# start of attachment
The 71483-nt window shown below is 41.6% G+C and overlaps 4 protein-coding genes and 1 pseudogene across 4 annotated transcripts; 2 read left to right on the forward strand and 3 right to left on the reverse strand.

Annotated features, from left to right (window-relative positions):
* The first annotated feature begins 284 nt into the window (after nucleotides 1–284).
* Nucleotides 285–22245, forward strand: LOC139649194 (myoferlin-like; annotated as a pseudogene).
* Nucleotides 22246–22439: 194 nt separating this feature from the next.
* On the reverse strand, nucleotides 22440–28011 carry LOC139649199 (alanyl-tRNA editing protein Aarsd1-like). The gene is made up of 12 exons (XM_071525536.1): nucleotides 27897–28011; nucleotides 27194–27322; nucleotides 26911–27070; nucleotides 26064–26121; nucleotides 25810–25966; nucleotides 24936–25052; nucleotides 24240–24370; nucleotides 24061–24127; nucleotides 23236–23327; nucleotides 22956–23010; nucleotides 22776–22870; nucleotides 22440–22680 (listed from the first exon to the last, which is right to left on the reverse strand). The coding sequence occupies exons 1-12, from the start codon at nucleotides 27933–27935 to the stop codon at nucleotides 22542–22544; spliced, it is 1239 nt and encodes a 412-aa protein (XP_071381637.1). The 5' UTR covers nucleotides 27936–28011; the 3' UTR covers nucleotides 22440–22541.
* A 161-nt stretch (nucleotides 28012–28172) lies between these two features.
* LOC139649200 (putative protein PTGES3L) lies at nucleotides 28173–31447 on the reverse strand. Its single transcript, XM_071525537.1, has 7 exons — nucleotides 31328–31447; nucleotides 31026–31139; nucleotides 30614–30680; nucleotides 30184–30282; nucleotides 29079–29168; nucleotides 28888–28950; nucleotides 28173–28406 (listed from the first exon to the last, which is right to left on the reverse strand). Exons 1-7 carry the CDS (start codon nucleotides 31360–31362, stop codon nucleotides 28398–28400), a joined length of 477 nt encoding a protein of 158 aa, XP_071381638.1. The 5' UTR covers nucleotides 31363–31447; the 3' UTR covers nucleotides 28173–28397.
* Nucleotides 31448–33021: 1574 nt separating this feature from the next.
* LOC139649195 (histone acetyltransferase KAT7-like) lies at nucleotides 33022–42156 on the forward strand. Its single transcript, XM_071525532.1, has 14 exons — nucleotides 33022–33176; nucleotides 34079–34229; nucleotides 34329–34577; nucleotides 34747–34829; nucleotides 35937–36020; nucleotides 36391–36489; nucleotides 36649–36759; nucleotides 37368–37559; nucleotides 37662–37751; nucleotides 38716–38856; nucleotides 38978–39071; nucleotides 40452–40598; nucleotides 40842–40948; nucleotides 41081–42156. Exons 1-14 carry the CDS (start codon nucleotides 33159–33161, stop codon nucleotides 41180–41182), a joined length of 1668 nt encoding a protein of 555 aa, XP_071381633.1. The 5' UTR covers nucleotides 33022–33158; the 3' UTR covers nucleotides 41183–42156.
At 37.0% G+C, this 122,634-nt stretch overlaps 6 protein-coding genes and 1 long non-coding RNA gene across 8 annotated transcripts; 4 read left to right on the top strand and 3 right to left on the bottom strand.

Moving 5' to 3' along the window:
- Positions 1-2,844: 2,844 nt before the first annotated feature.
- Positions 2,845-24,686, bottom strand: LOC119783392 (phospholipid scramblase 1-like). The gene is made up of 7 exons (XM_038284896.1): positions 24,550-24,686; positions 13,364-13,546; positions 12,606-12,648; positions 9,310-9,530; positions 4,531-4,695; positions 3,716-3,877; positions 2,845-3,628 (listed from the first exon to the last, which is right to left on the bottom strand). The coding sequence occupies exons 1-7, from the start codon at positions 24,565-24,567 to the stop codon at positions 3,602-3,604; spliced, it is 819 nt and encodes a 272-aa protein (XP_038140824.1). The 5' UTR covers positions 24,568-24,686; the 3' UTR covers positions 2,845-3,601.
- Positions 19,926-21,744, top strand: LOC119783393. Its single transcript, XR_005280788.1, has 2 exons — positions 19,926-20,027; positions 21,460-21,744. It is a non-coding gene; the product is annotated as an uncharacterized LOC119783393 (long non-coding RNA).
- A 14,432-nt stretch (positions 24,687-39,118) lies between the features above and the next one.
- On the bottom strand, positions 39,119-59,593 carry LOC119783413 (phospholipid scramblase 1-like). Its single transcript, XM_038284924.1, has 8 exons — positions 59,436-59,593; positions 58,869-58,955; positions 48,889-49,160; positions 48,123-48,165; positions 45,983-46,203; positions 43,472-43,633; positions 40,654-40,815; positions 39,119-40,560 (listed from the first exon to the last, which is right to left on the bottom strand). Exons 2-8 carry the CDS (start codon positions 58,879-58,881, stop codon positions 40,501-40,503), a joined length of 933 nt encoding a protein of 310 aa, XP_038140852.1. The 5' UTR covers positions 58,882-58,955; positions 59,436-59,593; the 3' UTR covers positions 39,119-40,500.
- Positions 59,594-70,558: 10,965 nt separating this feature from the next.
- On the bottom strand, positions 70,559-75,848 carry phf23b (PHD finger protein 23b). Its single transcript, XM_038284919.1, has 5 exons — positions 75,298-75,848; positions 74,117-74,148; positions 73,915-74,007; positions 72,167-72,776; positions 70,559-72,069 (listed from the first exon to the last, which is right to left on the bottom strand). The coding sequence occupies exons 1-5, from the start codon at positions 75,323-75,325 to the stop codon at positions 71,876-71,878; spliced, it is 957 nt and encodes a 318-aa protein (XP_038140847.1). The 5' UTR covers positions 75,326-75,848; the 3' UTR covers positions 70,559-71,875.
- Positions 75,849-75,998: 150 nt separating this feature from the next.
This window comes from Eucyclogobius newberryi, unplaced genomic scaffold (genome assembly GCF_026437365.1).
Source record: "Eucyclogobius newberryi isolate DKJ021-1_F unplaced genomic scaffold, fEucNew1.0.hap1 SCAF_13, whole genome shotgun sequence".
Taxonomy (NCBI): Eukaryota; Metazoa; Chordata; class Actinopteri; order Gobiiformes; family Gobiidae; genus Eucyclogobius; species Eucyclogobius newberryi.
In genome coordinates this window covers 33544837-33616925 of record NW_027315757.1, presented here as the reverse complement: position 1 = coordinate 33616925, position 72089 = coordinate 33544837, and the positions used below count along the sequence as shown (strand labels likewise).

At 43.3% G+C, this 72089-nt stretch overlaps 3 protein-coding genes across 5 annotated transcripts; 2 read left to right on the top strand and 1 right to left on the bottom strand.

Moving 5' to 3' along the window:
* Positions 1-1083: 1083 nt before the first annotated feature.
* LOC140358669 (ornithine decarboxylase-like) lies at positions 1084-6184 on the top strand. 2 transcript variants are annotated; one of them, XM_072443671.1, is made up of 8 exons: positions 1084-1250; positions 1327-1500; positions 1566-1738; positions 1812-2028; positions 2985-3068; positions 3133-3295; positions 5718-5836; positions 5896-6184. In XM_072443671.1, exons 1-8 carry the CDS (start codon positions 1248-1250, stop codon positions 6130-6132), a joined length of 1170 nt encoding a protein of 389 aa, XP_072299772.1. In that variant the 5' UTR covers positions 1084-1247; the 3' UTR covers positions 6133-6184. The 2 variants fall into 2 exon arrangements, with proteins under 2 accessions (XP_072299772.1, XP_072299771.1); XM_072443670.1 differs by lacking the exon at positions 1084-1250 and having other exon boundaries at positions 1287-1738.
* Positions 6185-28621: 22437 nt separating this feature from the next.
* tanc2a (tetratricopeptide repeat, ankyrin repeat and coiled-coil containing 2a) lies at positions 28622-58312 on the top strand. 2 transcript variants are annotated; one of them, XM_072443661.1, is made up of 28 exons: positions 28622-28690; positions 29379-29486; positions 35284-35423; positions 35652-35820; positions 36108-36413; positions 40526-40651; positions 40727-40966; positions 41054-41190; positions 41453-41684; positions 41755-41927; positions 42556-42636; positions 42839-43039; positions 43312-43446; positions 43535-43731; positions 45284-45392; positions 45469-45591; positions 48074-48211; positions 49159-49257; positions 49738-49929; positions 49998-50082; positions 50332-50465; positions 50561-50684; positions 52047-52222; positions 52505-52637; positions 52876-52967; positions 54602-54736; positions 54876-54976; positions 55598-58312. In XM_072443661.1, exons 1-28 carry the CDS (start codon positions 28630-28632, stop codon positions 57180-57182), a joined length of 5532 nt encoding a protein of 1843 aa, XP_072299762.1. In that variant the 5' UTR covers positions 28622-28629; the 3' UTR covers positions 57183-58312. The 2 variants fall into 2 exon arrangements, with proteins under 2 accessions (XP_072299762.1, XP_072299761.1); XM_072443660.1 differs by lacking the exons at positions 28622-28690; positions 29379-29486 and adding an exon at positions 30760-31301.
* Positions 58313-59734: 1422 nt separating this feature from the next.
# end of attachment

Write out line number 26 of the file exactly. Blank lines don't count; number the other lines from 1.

Moving 5' to 3' along the window: